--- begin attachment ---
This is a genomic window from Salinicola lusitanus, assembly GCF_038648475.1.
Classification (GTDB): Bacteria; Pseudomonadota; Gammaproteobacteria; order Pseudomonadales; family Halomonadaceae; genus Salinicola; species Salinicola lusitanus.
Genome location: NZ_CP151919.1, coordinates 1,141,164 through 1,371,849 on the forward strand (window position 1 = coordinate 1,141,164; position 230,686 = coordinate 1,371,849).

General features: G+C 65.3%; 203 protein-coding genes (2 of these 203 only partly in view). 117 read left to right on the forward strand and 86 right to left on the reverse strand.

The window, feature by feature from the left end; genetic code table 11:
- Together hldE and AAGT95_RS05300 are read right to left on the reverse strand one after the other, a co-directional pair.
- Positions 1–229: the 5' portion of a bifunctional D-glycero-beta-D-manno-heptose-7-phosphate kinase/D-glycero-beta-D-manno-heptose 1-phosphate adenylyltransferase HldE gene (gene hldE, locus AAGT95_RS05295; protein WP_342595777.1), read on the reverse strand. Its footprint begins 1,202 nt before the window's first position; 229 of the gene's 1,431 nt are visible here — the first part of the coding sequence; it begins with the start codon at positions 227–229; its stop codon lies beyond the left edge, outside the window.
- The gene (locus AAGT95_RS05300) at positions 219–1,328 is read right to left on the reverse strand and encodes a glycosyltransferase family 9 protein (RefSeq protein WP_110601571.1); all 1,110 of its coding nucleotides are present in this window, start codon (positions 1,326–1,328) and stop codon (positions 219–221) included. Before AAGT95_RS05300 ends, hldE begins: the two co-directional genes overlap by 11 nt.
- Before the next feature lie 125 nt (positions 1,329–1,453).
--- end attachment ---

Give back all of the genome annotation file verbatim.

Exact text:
This is a genomic window from Salinicola lusitanus, assembly GCF_038648475.1.
Classification (GTDB): Bacteria; Pseudomonadota; Gammaproteobacteria; order Pseudomonadales; family Halomonadaceae; genus Salinicola; species Salinicola lusitanus.
Genome location: NZ_CP151919.1, coordinates 1,141,164 through 1,371,849 on the forward strand (window position 1 = coordinate 1,141,164; position 230,686 = coordinate 1,371,849).

General features: G+C 65.3%; 203 protein-coding genes (2 of these 203 only partly in view). 117 read left to right on the forward strand and 86 right to left on the reverse strand.

The window, feature by feature from the left end; genetic code table 11:
- Together hldE and AAGT95_RS05300 are read right to left on the reverse strand one after the other, a co-directional pair.
- Positions 1–229: the 5' portion of a bifunctional D-glycero-beta-D-manno-heptose-7-phosphate kinase/D-glycero-beta-D-manno-heptose 1-phosphate adenylyltransferase HldE gene (gene hldE, locus AAGT95_RS05295; protein WP_342595777.1), read on the reverse strand. Its footprint begins 1,202 nt before the window's first position; 229 of the gene's 1,431 nt are visible here — the first part of the coding sequence; it begins with the start codon at positions 227–229; its stop codon lies beyond the left edge, outside the window.
- The gene (locus AAGT95_RS05300) at positions 219–1,328 is read right to left on the reverse strand and encodes a glycosyltransferase family 9 protein (RefSeq protein WP_110601571.1); all 1,110 of its coding nucleotides are present in this window, start codon (positions 1,326–1,328) and stop codon (positions 219–221) included. Before AAGT95_RS05300 ends, hldE begins: the two co-directional genes overlap by 11 nt.
- Before the next feature lie 125 nt (positions 1,329–1,453).